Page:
by ~ Christine Phan (Email)
Andrew Costa of Devonshire Group, Alexandra Furth of Liberty Mutual, and Mitchell Gibson of Swiss Re broadly commented on the respective perspectives of an auditor, a cedent, and a reinsurer relating to reinsurance audits at the Fourth Annual MReBA Symposium. Jerry McElroy of Zelle Hofmann Voelbel & Mason moderated the panel.
MReBA member John Matosky of Prince Lobel Tye set the stage for the panel dialogue by discussing the purpose and scope of reinsurance audits. Reinsurers audit or examine the books and records of cedents for many reasons, including to set reserves and to obtain information about the underlying claim. One fundamental point of contention between reinsurers and cedents is whether an audit is a contractual right to be exercised by the reinsurer, or an obligation that the cedent must comply with. A reinsurer, it was remarked, often feels that an audit is a right stemming from the “access to records” clause contained in reinsurance certificates, while a cedent typically takes the view that an audit is an obligation.
On this point, Mr. Matosky noted that audits for payment disputes, while not always contentious, often include an adversarial aspect. It is this “natural tension, given the roles of the respective parties” that causes cedents and reinsurers to stake their differing positions about the scope and necessity of reinsurance audits. Mr. Matosky further noted that it is often in the context of complex cases – toxic torts, long tail claims, multiple site environmental pollution, and asbestos, for example – that the audits can become freighted, particularly with respect to allocation issues and questions about the number of occurrences.
Mr. Costa then spoke, noting that privilege issues arise often in reinsurance audits. Because it is such a common issue, he noted that the participants in an audit tend prophylactically to enter into a confidentiality agreement before the start of the audit. Indeed, all three panelists stressed the importance of clarifying audit rights at the outset of an audit.
Mr. Costa emphasized: “There’s a lot of work up front, and you don’t want to be surprised when you walk in the first day.” He pointed out that the ceding company will sometimes present records to an auditor in a form that is not readily “auditable” – that is, the records may meet the requirements of the confidentiality agreement, but are not necessarily useful from a reinsurer perspective. For example, an auditor may request the claim file on the assumption that some ceding companies include accounting records and litigation management records within the claim file. However, the auditor may not receive those additional records simply because the ceding company labels its files differently. Mr. Costa used the example to illustrate the point that auditors must familiarize themselves with how both cedents and reinsurers handle claims so that the auditor may request the appropriate records for review.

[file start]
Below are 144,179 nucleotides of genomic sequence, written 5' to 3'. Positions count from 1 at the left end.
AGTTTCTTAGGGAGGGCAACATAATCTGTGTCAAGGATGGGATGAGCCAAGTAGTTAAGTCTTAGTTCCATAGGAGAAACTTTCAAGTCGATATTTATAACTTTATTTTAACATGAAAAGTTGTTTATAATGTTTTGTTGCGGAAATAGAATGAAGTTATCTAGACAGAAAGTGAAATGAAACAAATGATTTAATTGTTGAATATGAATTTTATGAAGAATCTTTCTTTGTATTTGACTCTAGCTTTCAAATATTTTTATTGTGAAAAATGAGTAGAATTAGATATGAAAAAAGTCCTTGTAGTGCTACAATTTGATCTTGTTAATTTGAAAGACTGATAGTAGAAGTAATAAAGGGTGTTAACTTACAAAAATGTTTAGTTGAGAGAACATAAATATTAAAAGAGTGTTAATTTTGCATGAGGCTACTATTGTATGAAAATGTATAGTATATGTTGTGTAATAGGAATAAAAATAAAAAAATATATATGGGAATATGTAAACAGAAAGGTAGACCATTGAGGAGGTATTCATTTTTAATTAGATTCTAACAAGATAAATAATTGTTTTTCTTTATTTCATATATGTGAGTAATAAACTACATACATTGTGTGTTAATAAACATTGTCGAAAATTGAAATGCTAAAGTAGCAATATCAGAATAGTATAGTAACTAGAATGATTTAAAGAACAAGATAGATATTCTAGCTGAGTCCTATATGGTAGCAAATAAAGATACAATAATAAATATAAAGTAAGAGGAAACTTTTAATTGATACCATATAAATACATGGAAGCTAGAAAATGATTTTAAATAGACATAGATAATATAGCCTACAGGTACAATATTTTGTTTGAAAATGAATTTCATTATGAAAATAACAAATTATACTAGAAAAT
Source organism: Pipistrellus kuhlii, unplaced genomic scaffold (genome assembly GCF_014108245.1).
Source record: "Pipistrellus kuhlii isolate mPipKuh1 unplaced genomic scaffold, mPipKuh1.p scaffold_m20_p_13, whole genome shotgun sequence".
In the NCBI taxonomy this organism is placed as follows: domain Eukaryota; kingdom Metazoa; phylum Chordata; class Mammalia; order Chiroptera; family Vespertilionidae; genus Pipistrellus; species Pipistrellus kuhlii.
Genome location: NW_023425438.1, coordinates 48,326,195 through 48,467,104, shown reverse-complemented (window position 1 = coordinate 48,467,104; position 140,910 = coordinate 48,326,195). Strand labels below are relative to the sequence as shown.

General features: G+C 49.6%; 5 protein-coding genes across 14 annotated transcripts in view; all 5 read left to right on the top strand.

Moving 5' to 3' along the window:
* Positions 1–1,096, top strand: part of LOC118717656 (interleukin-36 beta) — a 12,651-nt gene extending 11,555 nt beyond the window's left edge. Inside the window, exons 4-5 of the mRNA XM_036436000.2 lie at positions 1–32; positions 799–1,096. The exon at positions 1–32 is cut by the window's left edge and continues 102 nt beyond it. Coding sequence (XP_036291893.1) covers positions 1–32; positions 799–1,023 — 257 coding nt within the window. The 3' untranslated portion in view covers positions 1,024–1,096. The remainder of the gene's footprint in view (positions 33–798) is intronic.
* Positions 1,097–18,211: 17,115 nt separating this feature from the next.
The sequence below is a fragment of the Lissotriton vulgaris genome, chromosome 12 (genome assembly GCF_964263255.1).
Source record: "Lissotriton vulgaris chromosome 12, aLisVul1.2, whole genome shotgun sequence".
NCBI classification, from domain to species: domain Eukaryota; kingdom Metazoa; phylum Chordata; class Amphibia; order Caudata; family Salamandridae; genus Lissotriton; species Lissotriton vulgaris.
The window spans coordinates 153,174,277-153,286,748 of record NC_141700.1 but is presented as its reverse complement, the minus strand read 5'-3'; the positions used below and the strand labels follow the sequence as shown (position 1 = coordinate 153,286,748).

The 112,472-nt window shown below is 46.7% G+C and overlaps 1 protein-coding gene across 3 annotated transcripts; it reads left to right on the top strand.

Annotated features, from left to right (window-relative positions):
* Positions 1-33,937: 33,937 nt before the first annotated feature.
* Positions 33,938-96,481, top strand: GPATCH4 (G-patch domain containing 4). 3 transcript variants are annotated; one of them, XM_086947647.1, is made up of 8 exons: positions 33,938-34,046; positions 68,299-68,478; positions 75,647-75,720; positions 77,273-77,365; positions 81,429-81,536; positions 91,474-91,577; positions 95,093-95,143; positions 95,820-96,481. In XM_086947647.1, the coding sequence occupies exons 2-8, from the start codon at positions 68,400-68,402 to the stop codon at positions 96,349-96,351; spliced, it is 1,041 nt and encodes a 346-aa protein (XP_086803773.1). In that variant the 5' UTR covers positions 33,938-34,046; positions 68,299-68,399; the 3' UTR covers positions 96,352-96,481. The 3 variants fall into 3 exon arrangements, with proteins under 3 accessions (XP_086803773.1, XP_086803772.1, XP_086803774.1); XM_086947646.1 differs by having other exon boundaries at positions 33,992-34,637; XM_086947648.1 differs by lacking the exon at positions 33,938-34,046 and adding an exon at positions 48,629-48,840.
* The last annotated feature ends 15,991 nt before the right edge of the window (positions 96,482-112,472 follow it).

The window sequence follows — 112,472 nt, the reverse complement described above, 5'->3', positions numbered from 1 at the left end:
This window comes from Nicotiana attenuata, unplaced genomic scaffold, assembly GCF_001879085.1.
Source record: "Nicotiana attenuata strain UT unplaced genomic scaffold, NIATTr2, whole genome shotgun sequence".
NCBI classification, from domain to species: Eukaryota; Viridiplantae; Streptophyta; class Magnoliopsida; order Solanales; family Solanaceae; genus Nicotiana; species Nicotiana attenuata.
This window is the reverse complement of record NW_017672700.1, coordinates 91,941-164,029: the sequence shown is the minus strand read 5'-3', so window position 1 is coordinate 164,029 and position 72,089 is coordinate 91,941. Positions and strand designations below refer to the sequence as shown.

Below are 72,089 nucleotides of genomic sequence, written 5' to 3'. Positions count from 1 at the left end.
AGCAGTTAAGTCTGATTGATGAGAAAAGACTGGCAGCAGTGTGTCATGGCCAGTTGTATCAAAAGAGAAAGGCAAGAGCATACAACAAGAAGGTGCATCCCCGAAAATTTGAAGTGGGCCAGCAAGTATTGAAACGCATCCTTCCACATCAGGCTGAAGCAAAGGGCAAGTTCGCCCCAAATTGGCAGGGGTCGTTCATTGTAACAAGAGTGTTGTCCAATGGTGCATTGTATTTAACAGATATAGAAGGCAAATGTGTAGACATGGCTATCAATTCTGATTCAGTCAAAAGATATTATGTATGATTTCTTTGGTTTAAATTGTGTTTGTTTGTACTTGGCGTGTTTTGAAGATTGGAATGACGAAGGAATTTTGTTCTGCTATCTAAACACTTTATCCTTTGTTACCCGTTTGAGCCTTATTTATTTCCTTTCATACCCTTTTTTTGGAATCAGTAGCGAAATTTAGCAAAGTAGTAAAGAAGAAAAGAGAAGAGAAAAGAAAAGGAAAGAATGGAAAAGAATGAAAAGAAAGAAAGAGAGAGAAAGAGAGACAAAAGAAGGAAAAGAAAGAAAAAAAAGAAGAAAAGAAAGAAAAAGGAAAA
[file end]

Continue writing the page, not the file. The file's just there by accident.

Mr. Costa further observed that, with complex claims, the ceding company may sometimes produce a vast volume of files for the auditor to inspect. In such a case, requesting an index may be helpful to get an idea of how the ceding company maintains its records. Further, Mr. Costa mentioned that auditors may request access to the individuals most closely involved in the underlying claim, such as the claims handlers or counsel at the ceding company, to gather information about how the claim was handled. This source of information may be important to elucidate details about the claim – such as why a certain reserve was established, or observations about the general direction of the underlying litigation – that are not always clear from a review of the claim file. Mr. Costa emphasized that it is always important to identify why the audit is taking place, and to be clear about what records are needed.